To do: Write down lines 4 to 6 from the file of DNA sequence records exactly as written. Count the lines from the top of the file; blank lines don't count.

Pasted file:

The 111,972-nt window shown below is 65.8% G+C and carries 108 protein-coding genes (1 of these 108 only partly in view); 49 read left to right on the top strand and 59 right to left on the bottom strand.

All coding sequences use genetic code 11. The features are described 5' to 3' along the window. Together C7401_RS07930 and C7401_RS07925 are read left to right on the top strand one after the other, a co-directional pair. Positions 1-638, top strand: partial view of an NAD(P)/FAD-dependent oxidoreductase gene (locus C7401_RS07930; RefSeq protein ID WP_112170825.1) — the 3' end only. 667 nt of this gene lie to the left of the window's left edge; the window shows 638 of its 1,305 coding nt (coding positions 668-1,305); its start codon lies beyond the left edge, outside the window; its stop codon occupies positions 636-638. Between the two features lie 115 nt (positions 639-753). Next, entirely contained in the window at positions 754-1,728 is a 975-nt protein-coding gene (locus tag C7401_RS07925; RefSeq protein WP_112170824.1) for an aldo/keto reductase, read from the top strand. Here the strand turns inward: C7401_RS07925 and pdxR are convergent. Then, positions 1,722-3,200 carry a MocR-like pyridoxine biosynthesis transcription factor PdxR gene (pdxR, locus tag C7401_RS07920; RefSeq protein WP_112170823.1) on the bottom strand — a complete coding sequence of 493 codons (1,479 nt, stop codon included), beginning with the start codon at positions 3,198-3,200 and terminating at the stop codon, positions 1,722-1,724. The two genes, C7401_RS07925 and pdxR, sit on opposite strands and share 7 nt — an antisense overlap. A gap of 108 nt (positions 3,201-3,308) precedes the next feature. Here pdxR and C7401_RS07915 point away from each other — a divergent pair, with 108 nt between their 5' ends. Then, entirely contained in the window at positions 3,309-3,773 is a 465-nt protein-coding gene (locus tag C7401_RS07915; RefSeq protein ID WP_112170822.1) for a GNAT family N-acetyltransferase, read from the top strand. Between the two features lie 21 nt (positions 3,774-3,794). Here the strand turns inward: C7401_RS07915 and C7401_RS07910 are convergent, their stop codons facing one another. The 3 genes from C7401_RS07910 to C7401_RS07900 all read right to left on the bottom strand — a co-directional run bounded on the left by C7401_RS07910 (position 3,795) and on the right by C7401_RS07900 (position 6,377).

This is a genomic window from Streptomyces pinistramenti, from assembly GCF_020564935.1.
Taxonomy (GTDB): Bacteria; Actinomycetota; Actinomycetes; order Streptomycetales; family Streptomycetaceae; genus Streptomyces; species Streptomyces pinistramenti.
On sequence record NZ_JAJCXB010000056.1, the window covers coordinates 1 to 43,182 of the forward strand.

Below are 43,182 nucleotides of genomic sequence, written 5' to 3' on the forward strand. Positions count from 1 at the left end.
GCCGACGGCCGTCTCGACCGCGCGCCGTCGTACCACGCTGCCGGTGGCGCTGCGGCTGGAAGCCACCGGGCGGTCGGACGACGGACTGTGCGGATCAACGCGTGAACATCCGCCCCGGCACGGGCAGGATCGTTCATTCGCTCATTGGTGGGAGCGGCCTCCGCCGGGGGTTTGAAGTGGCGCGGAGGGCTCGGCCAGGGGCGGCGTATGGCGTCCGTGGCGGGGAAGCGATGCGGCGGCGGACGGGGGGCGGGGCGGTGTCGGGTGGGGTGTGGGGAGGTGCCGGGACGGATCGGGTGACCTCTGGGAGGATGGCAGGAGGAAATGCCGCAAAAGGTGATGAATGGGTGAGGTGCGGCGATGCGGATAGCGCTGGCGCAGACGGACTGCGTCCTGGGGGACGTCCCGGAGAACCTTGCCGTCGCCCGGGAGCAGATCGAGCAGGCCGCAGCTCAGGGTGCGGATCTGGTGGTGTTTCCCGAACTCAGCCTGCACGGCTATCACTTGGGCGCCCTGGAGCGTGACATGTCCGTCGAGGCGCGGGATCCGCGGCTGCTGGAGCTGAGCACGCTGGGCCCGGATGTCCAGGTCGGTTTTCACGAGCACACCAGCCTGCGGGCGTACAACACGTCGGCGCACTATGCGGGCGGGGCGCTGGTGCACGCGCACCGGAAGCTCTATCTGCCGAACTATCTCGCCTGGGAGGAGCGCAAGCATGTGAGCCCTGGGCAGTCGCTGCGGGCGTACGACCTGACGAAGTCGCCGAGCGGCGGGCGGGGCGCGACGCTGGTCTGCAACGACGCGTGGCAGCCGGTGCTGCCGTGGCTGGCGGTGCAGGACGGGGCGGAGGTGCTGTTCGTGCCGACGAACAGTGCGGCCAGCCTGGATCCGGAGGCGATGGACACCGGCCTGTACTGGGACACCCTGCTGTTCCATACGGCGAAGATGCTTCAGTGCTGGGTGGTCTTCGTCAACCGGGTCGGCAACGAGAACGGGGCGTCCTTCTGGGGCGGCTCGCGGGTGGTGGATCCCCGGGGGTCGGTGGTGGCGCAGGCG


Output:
Taxonomy (GTDB): Bacteria; Actinomycetota; Actinomycetes; order Streptomycetales; family Streptomycetaceae; genus Streptomyces; species Streptomyces pinistramenti.
On sequence record NZ_JAJCXB010000056.1, the window covers coordinates 1 to 43,182 of the forward strand.

Below are 43,182 nucleotides of genomic sequence, written 5' to 3' on the forward strand. Positions count from 1 at the left end.